Part 6: The Zen of Logo Design
Logo design is one of those things where you really have to be in the right head space (at least I do) to really develop a quality product. It’s not like typesetting a brochure or color correcting photo. Logo development is as much an exercise in design as it is a journey through the abstract. It really helps if you can shut off the analytical side of your brain and just let your consciousness be your guide.
If you’ve done your thumbnails as was discussed in Part 1, you have a good start and can get the juices flowing by transitioning those sketches into digital reality. But often those sketches don’t always translate from the page to the screen; invariably something is lost and you find yourself staring at the monitor wondering what went wrong, or what is missing that will make that logo the dynamic, impactful design you originally intended. Here are a few tips to help you sort things out:
Shut out the world.
One of the things that’s hardest to do, whether you work at home or at an office is to remove yourself from the daily activities that surround you. I’ve found that in logo design, it’s important to isolate yourself from any distractions. Logo development is a very right-brained, creative activity and often works best if you can devote several hours straight to the brainstorming and creation of logo concepts. If you are constantly interrupted — especially with analytical, left-brained activities — you’ll lose any of the good creative rhythm you may have established.
It’s best if you can just close the office door, or if you don’t have a door, shut out the world by putting on some headphones, cranking up the iPod and drowning out all the distractions. I cannot emphasize how important it is to create an environment that is free from distractions to achieve that creative, inventive workflow that is critical to logo development.
As strongly as I preach the importance of being able to create an environment where you can string together several uninterrupted hours of design time, it is also important to back away from the computer and let your mind breathe.
This doesn’t mean you have to remove yourself from the creative environment, but instead allow you some time to gain some perspective and think about what you have done; reflect on the effectiveness of the logos you’ve created. A few minutes or hours away bring clarity and fresh eyes to a project that allows you to see your work anew and make sure that you are on the right track with your thought process and identify any possible areas for improvement.
Sometimes letting go of a troublesome logo concept is a very cathartic and cleansing experience. I’m not talking about saving it and trying something else. I’m talking about making the bold step of deleting the file in its entirety; trash it and move on. Make a decision to get that one particular concept out of your head for good; don’t give yourself an out or a safety net to go back to it later. Just delete it.
This is a very common practice for me. During the course of logo development, I may permanently delete several concepts from my working files; ideas that just don’t seem to translate or that I’m spending too much time on. There’s something to be gained from a fresh start and I’ve learned not to be afraid of what I might be losing in a concept, and embrace the possibilities of what the next idea may bring. Sometimes an idea just isn’t worth it, but you have to explore it for a time to get the concept out of your head so that you can make a clean break and move on to better things. In many ways, it’s akin to living like there’s no tomorrow. Design with no regrets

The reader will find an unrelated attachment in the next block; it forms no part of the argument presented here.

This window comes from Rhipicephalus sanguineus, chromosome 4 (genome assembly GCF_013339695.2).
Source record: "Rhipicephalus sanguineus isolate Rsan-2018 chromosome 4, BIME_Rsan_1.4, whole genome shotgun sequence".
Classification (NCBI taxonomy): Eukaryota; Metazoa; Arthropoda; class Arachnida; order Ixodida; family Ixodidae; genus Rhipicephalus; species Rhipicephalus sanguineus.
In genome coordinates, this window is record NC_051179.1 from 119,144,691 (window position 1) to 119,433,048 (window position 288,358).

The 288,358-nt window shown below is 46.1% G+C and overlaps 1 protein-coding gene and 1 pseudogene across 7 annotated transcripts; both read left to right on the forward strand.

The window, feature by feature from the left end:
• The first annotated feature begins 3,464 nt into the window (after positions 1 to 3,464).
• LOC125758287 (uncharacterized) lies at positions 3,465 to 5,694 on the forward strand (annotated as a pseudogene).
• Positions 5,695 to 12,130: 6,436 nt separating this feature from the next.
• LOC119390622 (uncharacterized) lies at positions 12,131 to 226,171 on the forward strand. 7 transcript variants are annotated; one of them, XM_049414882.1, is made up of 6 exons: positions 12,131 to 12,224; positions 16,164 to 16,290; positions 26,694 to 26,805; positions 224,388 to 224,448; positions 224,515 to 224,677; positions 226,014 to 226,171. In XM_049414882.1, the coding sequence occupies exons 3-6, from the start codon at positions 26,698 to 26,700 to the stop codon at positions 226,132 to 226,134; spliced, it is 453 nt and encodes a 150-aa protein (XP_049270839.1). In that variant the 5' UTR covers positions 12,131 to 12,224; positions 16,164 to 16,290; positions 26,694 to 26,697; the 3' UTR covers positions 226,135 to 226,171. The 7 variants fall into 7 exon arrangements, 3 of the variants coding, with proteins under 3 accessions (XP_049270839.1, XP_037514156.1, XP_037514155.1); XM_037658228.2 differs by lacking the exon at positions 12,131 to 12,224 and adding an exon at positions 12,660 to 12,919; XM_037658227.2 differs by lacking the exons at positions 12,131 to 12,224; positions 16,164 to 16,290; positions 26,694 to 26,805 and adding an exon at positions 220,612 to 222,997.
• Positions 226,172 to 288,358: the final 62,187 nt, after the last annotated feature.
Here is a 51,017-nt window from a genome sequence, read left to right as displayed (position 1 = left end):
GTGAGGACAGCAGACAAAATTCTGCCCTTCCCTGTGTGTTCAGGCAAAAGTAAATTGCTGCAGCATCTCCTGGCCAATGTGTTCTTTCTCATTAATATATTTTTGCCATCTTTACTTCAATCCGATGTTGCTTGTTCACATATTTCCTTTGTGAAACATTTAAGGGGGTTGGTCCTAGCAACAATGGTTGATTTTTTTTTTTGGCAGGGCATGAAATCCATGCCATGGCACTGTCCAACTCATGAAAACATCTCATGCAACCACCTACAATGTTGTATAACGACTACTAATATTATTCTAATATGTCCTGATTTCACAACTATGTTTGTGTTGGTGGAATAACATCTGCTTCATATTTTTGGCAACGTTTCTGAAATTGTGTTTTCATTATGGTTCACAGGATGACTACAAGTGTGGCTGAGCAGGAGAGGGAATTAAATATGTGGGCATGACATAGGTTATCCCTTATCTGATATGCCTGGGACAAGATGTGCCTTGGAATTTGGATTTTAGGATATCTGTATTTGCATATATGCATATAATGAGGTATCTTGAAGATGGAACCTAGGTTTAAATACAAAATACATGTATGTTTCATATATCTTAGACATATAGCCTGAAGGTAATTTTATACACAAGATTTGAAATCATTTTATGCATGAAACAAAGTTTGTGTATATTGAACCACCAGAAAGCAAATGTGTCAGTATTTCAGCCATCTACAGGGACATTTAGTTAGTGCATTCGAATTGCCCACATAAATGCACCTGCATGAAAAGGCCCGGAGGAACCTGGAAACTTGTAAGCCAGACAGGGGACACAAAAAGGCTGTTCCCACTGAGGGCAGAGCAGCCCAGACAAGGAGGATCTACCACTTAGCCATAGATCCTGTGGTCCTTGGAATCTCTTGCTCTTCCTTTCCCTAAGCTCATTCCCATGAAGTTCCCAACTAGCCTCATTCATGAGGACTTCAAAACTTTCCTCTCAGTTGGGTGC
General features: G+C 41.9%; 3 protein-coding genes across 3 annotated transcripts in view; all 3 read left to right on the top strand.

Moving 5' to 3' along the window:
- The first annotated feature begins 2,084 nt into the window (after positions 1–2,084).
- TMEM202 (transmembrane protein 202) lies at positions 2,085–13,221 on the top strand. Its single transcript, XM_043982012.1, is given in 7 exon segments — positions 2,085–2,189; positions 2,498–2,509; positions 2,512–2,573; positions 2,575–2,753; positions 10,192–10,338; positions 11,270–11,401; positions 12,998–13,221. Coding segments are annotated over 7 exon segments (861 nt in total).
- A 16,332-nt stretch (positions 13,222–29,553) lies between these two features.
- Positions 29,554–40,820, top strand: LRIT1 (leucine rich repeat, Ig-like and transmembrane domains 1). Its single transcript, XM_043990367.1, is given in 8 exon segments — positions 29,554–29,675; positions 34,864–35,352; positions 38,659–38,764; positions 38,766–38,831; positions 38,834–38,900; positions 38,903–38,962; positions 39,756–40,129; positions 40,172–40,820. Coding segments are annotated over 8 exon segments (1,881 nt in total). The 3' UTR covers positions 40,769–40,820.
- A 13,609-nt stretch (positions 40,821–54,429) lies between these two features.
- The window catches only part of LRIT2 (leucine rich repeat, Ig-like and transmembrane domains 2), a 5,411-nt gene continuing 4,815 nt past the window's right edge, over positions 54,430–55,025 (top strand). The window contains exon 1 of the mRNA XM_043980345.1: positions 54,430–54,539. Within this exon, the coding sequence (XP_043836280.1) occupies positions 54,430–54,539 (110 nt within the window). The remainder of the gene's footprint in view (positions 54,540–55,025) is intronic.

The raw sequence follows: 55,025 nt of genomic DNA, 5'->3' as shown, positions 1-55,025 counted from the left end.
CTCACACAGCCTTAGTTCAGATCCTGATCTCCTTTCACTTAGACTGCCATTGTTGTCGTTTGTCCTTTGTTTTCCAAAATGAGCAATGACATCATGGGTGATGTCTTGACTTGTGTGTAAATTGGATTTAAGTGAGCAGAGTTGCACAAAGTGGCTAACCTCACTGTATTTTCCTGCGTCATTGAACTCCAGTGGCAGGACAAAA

Draw inspiration from everything.
I like a clean, organized office. I hate clutter. But when I design logos that’s when I bring out the junk. I bring out toys, photos, old magazines and I lay them around my workspace; no order, no logic.
I do this to give my mind something to do when I’m stuck or searching for new ideas to try. You never know when inspiration will strike you and from where it will come. It could be the curves of an old Hot Wheels car, or an odd crease in a back issue of Sports Illustrated. Contours, lines and shapes all have ways of tapping into abstract thought and allowing someone in a creative head space to see things not as they are, but how they will be.
Go ahead, stare.
It’s always been my philosophy that a good logo is just waiting to be found. To paraphrase Michelangelo: “The statue was already in the marble, all I did was to clear away the unneeded stone.” This may sound a bit funny, but it’s not uncommon for me to stare at a blank application workspace for extended periods of time. I let the waves of the monitors refresh lines wash over my eyes until I see in that white nothingness of my digital canvas, the logo that’s meant to be on that screen. From then on, all I have to do is create it. It’s all about detaching yourself from your conscious, logical mind (the one that worries about time tables, font usage, image orientation, etc.) and letting the artistic mind come to the forefront and show you what needs to be done.
All of this may sound funny to some, but to a designer being creative is serious work. To achieve a desired result it’s important that you put yourself in a position to be creative and sometimes this means shutting out the world, or simply telling your co-workers not to bother you for extended periods of time. The zen of logo creation is a very real component to effective logo development and something not to be dismissed or overlooked. So set aside some time to get your head right and develop an environment where a wandering mind is a critical component to focused work.